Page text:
Something about a woman and going round-and-round
Last night, Doc and I just finished reading Salinger’s The Catcher in the Rye. Doc is a great reader (like the character, Michael, in the movie The Reader), so I very much enjoy the opportunity of being the sole audience member of such theater each night before bed.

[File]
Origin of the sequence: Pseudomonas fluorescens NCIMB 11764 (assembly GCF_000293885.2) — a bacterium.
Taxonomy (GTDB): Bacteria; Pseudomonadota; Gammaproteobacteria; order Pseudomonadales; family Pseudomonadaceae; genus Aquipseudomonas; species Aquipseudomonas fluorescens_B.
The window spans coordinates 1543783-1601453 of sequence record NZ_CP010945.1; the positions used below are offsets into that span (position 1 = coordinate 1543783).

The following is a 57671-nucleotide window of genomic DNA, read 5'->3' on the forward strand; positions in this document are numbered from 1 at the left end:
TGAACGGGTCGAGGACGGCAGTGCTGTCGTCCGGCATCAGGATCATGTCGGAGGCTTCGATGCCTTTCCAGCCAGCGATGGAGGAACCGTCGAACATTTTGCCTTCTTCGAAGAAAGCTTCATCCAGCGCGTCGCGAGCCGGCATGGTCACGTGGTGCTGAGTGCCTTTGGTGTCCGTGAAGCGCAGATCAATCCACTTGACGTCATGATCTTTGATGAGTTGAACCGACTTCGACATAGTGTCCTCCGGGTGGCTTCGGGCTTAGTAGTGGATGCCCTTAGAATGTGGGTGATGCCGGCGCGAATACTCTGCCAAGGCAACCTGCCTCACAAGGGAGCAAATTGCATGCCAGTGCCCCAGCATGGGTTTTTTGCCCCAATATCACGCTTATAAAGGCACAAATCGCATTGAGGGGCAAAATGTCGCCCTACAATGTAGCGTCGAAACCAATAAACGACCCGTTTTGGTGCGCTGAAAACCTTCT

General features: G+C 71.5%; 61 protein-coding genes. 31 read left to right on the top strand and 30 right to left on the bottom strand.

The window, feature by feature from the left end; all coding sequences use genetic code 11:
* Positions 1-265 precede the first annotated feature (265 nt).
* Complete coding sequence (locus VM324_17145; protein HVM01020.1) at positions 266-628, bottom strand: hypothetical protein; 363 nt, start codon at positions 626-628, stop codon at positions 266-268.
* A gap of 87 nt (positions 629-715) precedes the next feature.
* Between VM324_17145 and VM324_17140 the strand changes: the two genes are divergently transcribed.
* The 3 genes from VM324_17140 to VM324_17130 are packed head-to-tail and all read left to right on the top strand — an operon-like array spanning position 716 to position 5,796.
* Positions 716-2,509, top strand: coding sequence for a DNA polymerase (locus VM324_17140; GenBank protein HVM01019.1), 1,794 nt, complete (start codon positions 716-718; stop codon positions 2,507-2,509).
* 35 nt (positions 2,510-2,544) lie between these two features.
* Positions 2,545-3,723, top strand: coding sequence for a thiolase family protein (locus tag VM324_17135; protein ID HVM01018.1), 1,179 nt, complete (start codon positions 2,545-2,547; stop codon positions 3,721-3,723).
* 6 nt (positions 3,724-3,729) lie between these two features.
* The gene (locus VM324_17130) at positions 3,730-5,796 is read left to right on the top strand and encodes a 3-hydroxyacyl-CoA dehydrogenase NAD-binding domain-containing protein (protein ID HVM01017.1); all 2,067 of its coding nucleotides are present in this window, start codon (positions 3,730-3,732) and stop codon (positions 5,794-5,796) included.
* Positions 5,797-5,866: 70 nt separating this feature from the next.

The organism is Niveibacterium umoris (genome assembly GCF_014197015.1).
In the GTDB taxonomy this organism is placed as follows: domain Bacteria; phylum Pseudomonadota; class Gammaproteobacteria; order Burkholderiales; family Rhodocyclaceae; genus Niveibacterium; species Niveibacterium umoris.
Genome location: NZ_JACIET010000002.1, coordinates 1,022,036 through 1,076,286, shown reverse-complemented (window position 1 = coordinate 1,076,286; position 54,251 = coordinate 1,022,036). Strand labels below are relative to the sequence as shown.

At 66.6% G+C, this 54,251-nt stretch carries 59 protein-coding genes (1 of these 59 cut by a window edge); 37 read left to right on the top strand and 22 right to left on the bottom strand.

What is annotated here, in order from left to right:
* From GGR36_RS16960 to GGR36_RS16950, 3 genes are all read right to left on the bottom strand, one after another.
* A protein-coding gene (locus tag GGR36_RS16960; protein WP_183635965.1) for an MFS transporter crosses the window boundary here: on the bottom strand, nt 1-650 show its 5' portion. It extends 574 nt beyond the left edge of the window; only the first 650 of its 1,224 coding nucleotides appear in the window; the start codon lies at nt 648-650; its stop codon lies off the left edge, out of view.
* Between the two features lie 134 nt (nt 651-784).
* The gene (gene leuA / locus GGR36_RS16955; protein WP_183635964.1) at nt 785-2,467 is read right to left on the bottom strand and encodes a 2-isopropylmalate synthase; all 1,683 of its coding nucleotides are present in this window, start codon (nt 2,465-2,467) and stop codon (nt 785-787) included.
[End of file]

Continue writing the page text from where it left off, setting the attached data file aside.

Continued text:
To be frank, I hadn’t been super excited about this book like the other books we’ve read together previously. It was okay—in my opinion, some chapters were stronger than others and some were a bit more weak. Until, that page two pages from the last. I found myself enchanted, and noticed my eyes were welling-up as I was listening to the passage. In that moment, Holden is there in the rain watching his younger sister Phoebe going around and around on a carousel horse. He finds himself, all of a sudden, very happy watching her. Holden has been unstable, a bit of a complainer, if you will, the whole time, thinking only about himself. But, in this scene, it seems as if he realizes the beauty of a girl simply enjoying herself on such a trifling thing as a carousel horse. He doesn’t mind getting soaked to the bone. This, I figure, is the momentous event that serves to change his life. As I visualized the scene, I reflected back upon how he’d been acting foolishly and selfishly in the previous 25 chapters. Comparing his past actions and attitude to how he was showing himself to me at this point, and how he seemed to regained his humanity, I was very moved. I almost feel certain that 228 pages were written as a build-up just to write these six sentences.